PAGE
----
minority rights or implementing restitution. A
striking case is the restitution of the Catholic
High-School from Târgu Mureș/Marosvásár­
hely, restituted to the Roman Catholic Church
in 2004. Subsequent legal processes were lost
by the ultra-nationalist Romanian mayor, and
the restitution verdict was confirmed by the
Romanian High Court. However in 2016, proceedings were brought against the director
of the school and the scholar inspector of the
county, and the latter was even arrested.

Despite the fact that Romania joined a series
of international agreements on the protection
of national minorities, such as the Framework
Convention for the Protection of National Minority Rights, these have never been implemented. Moreover, Romania breaks its own laws. If
the Hungarian community demands by law
that they be put in practice, endless legal procedures follow in order to preserve the illegal
situation and the violation of language rights.

• Braking the Law on Education • Article no.135
of the Romanian Law on Education no. 1/2011
guarantees the right of national minorities to
establish their own departments at explicitely
listed multilinguistic universities, this has never been allowed at the Medical and Pharmacy
University of Târgu-Mureș/Marosvásárhely, listed by the law. Moreover, the government led
by Mihai Răzvan Ungureanu was overthrown
in 2012 by extreme nationalsits while trying to

As a positive practice, we can list the relatively
developed school network, and the fact that
every traditional national minority in Romania
has the right to send a representative to the
Romanian Parliament. There is no law that forbids dual citizenship (note that the country also
grants Romanian citizenship for Romanians living abroad).

Most striking abuses
• Restitution of nationalized property • The
Communist regime disregarded the right to private ownership, and the restitution process is
still uncompleted. Since the Hungarian Historical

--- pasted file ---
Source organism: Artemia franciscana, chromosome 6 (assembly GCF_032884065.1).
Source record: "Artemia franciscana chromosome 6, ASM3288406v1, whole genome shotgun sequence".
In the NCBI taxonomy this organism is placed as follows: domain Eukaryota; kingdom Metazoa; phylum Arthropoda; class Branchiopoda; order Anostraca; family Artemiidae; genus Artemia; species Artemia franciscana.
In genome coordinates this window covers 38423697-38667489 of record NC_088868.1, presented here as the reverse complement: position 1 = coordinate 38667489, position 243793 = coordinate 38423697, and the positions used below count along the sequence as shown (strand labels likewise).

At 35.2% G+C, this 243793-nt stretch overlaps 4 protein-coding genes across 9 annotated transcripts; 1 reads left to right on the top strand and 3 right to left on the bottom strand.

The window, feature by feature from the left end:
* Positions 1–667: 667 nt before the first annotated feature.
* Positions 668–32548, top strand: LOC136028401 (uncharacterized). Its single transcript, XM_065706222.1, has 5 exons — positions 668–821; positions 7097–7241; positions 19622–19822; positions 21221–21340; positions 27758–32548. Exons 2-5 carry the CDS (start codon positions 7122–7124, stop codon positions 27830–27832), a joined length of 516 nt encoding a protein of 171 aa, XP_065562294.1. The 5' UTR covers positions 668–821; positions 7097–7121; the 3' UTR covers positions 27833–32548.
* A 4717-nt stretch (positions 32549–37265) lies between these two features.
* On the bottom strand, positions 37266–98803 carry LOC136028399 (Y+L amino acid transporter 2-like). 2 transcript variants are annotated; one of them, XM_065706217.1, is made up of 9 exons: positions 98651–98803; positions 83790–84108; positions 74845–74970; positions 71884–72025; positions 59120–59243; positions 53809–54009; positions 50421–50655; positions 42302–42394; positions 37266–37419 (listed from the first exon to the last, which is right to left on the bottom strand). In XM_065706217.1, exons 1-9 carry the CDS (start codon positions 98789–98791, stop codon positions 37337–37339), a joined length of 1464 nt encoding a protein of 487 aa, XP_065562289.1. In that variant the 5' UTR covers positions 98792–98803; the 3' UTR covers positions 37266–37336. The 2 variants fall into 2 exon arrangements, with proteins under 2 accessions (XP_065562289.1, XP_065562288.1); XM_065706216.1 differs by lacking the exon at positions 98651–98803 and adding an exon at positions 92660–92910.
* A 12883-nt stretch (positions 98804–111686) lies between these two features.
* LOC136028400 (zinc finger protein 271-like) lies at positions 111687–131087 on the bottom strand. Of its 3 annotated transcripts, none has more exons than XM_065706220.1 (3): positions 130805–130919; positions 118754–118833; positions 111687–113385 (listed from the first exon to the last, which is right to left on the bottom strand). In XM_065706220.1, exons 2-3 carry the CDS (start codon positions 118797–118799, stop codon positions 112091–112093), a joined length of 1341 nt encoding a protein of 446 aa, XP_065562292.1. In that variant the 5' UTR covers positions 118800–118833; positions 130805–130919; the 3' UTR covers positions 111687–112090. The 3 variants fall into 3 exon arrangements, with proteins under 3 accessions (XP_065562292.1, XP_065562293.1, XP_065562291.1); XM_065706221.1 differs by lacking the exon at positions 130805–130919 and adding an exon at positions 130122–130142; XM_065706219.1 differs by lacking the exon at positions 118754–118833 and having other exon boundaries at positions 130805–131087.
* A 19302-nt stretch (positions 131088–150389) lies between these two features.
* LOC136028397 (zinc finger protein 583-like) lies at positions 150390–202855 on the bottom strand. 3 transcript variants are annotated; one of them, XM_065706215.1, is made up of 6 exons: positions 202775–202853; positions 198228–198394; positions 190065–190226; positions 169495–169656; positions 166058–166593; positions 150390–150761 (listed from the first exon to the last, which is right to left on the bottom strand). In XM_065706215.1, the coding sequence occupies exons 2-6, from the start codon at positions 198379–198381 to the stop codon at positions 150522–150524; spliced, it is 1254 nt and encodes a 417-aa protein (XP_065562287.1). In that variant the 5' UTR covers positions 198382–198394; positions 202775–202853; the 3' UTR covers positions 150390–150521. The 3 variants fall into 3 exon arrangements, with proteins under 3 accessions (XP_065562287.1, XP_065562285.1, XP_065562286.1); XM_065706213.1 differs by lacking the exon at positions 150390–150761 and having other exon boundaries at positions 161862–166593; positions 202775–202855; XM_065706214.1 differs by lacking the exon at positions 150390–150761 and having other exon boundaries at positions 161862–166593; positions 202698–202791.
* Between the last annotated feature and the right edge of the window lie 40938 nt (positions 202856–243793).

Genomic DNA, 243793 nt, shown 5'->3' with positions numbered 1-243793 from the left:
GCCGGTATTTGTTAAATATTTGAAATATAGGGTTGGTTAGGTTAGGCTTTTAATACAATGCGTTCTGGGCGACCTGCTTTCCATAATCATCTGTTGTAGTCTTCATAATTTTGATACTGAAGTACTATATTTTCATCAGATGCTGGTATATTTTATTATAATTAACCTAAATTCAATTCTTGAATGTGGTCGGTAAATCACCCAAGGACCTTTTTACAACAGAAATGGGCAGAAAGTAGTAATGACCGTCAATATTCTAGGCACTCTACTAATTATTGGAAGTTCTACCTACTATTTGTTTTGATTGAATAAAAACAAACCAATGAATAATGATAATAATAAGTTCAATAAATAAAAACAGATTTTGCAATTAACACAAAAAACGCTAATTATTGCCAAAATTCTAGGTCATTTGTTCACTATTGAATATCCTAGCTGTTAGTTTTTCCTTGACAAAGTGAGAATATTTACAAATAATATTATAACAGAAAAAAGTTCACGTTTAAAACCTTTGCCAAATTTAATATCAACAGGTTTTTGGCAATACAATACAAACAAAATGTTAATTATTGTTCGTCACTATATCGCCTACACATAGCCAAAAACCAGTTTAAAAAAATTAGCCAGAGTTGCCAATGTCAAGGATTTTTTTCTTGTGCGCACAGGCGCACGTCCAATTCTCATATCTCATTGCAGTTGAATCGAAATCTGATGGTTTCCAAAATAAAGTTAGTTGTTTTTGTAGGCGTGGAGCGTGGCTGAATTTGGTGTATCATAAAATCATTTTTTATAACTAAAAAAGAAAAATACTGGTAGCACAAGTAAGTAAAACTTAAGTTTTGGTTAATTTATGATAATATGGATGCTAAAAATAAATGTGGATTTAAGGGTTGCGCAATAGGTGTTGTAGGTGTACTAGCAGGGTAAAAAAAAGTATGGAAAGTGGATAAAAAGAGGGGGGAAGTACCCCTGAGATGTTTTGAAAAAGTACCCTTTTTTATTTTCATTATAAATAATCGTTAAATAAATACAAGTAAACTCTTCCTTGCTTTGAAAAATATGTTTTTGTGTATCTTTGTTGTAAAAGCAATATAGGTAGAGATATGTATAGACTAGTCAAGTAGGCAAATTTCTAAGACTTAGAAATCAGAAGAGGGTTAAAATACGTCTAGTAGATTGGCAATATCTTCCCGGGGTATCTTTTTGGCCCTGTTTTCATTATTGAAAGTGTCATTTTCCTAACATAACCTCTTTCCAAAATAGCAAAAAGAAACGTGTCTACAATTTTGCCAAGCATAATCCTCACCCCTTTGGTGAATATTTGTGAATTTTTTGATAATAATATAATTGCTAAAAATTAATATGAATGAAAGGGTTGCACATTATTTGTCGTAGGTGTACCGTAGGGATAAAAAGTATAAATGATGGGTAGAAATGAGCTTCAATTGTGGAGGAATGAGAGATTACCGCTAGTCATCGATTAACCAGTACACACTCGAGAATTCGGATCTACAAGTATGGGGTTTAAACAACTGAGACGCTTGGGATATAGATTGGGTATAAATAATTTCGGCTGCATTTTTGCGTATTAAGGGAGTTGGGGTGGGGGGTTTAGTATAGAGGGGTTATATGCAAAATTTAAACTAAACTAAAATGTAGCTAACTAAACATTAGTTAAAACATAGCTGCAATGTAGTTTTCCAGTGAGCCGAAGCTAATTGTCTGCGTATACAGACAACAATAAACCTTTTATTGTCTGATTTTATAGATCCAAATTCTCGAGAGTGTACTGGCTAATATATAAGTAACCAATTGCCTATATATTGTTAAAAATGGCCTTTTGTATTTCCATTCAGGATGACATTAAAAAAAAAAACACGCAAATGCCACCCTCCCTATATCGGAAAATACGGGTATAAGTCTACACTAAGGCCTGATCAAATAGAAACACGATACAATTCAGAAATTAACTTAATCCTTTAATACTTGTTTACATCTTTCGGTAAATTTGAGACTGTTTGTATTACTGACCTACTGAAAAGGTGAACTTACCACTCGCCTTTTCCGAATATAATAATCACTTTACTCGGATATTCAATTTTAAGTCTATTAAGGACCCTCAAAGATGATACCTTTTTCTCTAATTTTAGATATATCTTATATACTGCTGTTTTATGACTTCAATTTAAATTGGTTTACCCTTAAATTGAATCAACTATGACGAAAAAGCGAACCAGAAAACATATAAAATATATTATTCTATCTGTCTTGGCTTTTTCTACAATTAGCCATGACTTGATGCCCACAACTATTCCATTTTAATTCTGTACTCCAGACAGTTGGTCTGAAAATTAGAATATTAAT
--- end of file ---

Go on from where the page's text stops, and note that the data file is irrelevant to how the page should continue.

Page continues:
Churches are amongst those who suffered the
largest losses during the nationalization process,
the matter obviously has an ethnic dimension.

The Medical and Pharmacy University in Târgu
Mureș / Marosvásárhely. Not only the name
shield is exclusively Romanian.

implement the law. As such, a Romanian prime
minister could be forced to resign because he
tried to urge a university rector to follow the law.

sentatives fine and sue those who do not obey.
They argue falsely that according to Law 75/1994
on the usage of the national flag of Romania it is
prohibited to hoister any other flag than the one
of the state or the European Union.

• Inappropriate teaching of Romanian language • Despite the fact that even the National
Board Against Discrimination called for teaching Romanian language to Hungarian pupils as
a foreign language, this is not implemented in
the V-XII classes (in which pupils are aged 10-18).
Hungarian children are taught Romanian as if it
was their mother tongue, so they do not learn
the type of Romanian vocabulary that would
enable them to learn proper everyday Romanian. Therefore, their chances of getting into
Romanian universities and finding good jobs is
seriously jeopardizad.

Note that in the city of Câmpia Turzii/Aranyosgyéres, the city flag is mounted on a large number of pylons, while nobody is bothered by this
• Neglecting the use of minority languages •
According to the Romanian Law of 215/2001 on
public administration, in administrative-territorial units where the percentage of a minority
group is above 20%, their language should be